(1) Level I, basic - black, white, red, green, yellow, blue, brown, gray, purple, orange, pink, and possibly silver
(2) Level II, secondary -
crimson, scarlet, vermillion as species of red
maroon as species of red or brown
magenta as species of red or purple
aquamarine, turquoise as species of green or blue
(3) Level III, specialized -
Compounds like blue-green, red-orange, etc.
Comparative expressions like ash(-gray), chestnut, fireman-red, mahogany, etc.
Terms restricted to specialized semantic fields, like auburn, blonde, brunette; bay, palomino, pinto, roan, sorrel; ruddy, sallow, wan, etc.
(4) Level IV, more specialized, commercially coined terms used in automobile, cosmetics and paint industries, etc.
According to "mapping" theory, "languages are 'maps' of reality, and, although these 'maps' may differ from each other, they all relate to the same reality." Such a theory "assumes the intertranslatability of languages, such that anything said in one language can be said in another" - but anyone who knows a second language or has tried to translate between the languages of significantly different cultures knows this isn't true. Anderson therefore suggests that a language works not as a map of our universe, but of a sort of parallel universe. "Words do not relate directly to things as symbolic mappings, but they relate to each other in semantic patterns and systems that are approximately parallel to the interrelation of things in reality." We may also believe in the sufficiency of our language, but, however large a language's color vocabulary, there will always be a "poverty of names;" no language is sufficient enough to communicate everything and leave no semantic gaps.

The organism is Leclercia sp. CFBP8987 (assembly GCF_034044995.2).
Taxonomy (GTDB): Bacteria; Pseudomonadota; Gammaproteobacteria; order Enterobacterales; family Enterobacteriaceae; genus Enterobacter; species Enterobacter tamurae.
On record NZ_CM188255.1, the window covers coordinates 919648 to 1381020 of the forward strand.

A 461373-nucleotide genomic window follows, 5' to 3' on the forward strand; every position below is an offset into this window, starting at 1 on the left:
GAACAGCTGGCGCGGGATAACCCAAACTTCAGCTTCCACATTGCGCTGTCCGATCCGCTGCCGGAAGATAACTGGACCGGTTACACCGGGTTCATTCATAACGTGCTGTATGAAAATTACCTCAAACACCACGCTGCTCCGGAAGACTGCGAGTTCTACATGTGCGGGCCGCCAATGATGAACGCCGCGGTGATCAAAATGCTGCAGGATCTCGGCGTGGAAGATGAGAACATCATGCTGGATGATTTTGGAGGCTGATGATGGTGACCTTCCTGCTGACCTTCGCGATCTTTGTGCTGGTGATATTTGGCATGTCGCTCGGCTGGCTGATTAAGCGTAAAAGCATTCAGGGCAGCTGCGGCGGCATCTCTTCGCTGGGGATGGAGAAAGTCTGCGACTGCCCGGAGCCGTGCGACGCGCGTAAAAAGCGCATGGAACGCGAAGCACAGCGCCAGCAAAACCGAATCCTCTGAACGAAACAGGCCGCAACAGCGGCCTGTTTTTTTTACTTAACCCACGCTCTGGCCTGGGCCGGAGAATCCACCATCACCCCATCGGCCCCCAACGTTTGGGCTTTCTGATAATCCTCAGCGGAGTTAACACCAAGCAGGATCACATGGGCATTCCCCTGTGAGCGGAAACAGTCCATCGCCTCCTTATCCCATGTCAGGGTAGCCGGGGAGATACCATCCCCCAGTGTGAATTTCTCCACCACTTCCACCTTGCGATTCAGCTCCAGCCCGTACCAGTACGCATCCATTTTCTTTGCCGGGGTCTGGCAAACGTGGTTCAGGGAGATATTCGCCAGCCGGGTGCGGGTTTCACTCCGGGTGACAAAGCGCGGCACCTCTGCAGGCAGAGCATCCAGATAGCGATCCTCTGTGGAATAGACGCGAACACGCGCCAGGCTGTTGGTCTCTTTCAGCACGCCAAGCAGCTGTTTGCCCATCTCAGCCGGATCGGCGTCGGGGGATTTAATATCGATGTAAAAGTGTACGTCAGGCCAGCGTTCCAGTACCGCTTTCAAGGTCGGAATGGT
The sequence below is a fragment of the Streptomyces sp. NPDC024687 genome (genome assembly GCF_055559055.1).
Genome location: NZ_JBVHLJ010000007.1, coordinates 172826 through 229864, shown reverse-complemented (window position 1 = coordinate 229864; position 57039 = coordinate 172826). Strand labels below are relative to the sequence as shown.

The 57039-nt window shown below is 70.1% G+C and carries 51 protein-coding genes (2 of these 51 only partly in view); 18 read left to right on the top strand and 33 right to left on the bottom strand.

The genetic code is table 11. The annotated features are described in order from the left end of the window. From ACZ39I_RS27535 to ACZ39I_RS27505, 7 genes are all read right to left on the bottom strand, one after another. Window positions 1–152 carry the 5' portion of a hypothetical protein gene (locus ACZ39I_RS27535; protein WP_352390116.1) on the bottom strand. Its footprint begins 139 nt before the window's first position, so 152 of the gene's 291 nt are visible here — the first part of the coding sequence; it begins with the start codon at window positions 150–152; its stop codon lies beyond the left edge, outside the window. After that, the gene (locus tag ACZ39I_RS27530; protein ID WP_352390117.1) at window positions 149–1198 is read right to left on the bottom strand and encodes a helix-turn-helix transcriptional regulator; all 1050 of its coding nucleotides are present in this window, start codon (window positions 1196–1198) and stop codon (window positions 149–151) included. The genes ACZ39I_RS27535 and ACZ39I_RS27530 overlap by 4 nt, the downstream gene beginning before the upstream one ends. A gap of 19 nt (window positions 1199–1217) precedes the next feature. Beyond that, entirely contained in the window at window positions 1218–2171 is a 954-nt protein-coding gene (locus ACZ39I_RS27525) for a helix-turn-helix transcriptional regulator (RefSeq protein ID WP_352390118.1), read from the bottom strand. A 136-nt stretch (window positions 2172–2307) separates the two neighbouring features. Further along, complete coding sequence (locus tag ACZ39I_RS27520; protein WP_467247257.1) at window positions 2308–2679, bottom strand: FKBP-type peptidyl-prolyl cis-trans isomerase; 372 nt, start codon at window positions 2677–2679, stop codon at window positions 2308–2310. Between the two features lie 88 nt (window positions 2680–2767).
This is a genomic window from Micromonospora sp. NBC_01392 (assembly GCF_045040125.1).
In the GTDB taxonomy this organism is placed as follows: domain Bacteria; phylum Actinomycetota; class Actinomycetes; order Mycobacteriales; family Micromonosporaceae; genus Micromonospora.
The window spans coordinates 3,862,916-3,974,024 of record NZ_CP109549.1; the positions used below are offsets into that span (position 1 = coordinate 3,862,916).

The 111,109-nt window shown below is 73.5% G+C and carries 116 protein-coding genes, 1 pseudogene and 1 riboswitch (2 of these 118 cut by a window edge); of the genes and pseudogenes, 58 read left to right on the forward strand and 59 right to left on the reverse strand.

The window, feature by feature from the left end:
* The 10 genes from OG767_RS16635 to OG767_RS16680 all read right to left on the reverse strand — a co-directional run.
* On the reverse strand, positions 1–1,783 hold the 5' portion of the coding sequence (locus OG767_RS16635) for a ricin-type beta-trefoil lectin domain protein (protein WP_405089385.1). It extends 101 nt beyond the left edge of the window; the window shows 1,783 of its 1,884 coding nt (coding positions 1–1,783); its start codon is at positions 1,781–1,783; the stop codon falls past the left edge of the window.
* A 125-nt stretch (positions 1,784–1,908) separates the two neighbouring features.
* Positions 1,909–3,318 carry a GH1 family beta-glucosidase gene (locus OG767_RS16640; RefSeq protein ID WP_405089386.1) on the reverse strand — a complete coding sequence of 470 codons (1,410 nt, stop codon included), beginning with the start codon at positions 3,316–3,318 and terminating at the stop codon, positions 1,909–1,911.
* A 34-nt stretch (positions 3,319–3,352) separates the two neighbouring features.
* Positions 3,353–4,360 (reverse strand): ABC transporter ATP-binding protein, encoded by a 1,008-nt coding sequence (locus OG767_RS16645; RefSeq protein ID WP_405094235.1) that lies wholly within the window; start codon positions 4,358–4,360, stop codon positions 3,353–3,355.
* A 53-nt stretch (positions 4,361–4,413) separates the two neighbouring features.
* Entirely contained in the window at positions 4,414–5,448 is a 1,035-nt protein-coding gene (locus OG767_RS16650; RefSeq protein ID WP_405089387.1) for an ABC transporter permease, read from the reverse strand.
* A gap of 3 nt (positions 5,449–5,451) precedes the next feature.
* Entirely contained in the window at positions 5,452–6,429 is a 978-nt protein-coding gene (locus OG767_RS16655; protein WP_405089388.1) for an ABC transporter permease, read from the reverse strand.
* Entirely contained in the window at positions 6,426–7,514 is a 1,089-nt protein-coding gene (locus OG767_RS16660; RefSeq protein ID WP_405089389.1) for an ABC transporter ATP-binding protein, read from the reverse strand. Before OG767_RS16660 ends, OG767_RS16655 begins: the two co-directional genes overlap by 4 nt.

To the hue-brightness-saturation color model, Anderson adds a fourth aspect: "focality." Folk-taxonomies (colors, plants, animals etc.) aren't all-inclusive hierarchies "capable of 'containing' all conceivable instances of a given category." Although, like scientific taxonomies, they are attempts to impose order on a messy world, they belong to linguistics and not science. He argues that the mind is less like a container and more like a searchlight, so we seek the places on which to focus. Focalizations vary across cultures, and across time, as the result of changes in material culture and the influence of other languages. Some cultures today focalize more or fewer basic colors than we do, and Anderson notes for example that Russian has two basic terms for blue, a "dark blue" and a "sky blue," both having equal significance in the color taxonomy (i.e., neither is a subcategory of the other); Hungarian has two reds, "a light red with a focus on orange-brown" and "dark red with a focus close to purple." Many cultures have what we call macrocolors, or more than one color categorized as one - the Dani people of Papua have only two basic color terms, a "macroblack" and "macrowhite."
Anderson says, however, that "the scientific account [of hue-brightness-saturation] is an excellent representation of concepts underlying the folk-taxonomy of color in modern English." So it is useful to us as a means to compare, e.g., the Old English color system with our modern English one. But again, we go wrong if we think that our only problem lies in matching names. That is, despite the familial relation between modern and Old English, our modern map* isn't congruent with the old one.... And this takes me back to what I had previously considered true about Old English colors. Today it is still assumed that the Old English terms stressed the colors' brightness/darkness or surface components, but why was that? And, on the other hand, so what? - I mean, how does changing from this incorrect interpretation ultimately affect how we see their colors?...
*On the subject of maps, it is interesting to see how the Enlightenment gridwork system of cartography used by Lewis and Clark differed from the method used by the Indians they encountered. One system gives a direction-oriented and supposedly all-inclusive view from above, the other a route-oriented diagram showing many directions at once as well as relative distance and the importance of landmarks encountered along the route (features shared by today's subway diagrams).